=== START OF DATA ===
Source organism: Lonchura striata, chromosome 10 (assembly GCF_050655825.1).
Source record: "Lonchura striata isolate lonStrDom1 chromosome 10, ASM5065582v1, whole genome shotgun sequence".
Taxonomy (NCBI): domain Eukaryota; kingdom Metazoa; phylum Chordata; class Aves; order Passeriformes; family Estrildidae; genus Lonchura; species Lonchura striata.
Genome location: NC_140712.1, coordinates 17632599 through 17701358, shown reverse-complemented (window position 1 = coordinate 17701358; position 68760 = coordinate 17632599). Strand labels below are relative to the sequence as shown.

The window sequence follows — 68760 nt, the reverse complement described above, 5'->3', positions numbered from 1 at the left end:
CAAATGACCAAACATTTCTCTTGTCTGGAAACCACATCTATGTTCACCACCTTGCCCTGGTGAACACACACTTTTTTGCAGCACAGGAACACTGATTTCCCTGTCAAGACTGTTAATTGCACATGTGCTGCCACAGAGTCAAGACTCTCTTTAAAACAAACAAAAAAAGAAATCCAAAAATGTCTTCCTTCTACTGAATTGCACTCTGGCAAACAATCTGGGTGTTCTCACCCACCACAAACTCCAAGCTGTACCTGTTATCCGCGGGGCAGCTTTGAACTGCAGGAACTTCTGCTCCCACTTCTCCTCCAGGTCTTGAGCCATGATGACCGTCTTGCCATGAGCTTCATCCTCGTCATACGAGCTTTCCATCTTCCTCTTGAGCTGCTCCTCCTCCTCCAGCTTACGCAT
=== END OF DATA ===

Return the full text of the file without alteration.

Source organism: Lonchura striata, chromosome 10 (assembly GCF_050655825.1).
Source record: "Lonchura striata isolate lonStrDom1 chromosome 10, ASM5065582v1, whole genome shotgun sequence".
Taxonomy (NCBI): domain Eukaryota; kingdom Metazoa; phylum Chordata; class Aves; order Passeriformes; family Estrildidae; genus Lonchura; species Lonchura striata.
Genome location: NC_140712.1, coordinates 17632599 through 17701358, shown reverse-complemented (window position 1 = coordinate 17701358; position 68760 = coordinate 17632599). Strand labels below are relative to the sequence as shown.

The window sequence follows — 68760 nt, the reverse complement described above, 5'->3', positions numbered from 1 at the left end:
CAAATGACCAAACATTTCTCTTGTCTGGAAACCACATCTATGTTCACCACCTTGCCCTGGTGAACACACACTTTTTTGCAGCACAGGAACACTGATTTCCCTGTCAAGACTGTTAATTGCACATGTGCTGCCACAGAGTCAAGACTCTCTTTAAAACAAACAAAAAAAGAAATCCAAAAATGTCTTCCTTCTACTGAATTGCACTCTGGCAAACAATCTGGGTGTTCTCACCCACCACAAACTCCAAGCTGTACCTGTTATCCGCGGGGCAGCTTTGAACTGCAGGAACTTCTGCTCCCACTTCTCCTCCAGGTCTTGAGCCATGATGACCGTCTTGCCATGAGCTTCATCCTCGTCATACGAGCTTTCCATCTTCCTCTTGAGCTGCTCCTCCTCCTCCAGCTTACGCAT